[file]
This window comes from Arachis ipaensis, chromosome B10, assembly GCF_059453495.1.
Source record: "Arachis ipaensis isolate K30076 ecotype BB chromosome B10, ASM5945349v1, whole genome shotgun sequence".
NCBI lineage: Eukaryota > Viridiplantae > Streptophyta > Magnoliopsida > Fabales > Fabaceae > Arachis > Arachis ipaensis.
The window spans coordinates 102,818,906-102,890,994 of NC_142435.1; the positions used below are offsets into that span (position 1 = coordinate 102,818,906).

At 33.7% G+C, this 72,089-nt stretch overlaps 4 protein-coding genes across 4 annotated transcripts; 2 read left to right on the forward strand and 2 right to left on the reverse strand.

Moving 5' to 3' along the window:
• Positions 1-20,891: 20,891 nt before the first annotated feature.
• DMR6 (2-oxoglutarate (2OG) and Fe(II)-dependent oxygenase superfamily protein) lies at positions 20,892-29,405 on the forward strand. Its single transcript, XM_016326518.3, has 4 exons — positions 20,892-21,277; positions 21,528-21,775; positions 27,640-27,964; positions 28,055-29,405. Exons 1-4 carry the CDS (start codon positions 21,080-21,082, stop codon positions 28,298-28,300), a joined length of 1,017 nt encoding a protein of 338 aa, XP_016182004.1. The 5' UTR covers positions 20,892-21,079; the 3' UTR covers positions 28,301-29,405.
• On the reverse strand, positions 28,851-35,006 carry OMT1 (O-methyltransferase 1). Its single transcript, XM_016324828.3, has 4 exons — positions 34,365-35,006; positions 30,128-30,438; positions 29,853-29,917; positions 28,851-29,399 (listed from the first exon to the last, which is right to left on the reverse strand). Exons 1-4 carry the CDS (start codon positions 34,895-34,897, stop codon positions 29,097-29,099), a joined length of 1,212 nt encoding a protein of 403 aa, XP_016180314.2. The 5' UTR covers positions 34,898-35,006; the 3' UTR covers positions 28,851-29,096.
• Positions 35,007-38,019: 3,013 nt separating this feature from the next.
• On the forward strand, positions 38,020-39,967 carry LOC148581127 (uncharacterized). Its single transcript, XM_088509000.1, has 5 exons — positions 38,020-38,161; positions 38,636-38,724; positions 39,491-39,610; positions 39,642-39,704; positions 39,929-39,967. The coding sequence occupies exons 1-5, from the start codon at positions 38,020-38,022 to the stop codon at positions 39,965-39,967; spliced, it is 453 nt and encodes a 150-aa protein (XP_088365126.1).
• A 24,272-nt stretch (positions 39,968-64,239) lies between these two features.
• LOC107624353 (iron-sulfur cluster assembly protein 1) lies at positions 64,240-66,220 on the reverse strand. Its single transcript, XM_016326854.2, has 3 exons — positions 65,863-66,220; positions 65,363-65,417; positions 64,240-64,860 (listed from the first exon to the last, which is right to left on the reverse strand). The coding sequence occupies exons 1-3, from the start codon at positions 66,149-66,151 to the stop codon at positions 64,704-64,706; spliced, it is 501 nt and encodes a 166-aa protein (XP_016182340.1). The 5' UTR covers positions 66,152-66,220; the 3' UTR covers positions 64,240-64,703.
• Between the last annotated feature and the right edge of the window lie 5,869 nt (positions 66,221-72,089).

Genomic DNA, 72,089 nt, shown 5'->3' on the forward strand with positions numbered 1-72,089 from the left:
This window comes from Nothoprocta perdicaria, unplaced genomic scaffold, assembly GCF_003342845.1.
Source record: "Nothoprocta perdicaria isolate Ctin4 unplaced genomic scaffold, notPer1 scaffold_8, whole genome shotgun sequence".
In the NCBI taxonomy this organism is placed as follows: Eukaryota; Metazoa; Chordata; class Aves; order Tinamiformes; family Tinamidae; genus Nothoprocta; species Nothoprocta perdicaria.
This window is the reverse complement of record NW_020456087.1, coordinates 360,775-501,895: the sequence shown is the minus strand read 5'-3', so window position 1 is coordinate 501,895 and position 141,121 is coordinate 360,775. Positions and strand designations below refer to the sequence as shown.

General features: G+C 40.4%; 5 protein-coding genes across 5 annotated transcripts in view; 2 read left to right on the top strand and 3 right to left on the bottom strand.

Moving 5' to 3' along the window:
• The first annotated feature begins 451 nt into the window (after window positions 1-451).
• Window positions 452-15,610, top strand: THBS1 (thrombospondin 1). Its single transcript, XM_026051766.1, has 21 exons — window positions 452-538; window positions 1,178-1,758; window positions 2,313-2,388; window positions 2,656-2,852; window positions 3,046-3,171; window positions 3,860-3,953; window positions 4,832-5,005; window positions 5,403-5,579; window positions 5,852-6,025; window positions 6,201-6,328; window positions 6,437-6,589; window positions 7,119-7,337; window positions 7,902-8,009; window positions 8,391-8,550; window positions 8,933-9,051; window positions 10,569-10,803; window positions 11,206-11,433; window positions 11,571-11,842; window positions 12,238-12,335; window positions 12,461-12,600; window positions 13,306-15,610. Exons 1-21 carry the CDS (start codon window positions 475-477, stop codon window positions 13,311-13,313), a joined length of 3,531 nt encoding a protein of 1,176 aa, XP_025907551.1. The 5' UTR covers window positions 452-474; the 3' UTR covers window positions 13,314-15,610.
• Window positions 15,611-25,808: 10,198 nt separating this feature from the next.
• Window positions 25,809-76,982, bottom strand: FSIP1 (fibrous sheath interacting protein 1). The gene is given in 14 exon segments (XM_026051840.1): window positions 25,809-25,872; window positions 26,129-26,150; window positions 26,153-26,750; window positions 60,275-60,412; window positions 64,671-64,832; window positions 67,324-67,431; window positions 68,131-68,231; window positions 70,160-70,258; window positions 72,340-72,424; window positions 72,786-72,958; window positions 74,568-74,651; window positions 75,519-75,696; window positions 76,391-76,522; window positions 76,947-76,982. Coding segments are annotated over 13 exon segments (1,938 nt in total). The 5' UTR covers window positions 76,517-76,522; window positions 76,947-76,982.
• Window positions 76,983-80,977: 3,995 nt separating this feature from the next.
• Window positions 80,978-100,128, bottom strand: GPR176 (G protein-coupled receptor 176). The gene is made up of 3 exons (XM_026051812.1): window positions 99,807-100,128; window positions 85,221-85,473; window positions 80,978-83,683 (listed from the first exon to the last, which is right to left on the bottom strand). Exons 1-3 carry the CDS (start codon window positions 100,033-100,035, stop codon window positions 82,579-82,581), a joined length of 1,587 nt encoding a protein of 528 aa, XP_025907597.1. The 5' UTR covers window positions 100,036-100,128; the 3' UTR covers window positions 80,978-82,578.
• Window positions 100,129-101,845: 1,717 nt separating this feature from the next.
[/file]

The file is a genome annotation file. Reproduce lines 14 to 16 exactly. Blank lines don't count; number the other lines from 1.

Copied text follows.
• Between the last annotated feature and the right edge of the window lie 5,869 nt (positions 66,221-72,089).

Genomic DNA, 72,089 nt, shown 5'->3' on the forward strand with positions numbered 1-72,089 from the left:
This window comes from Nothoprocta perdicaria, unplaced genomic scaffold, assembly GCF_003342845.1.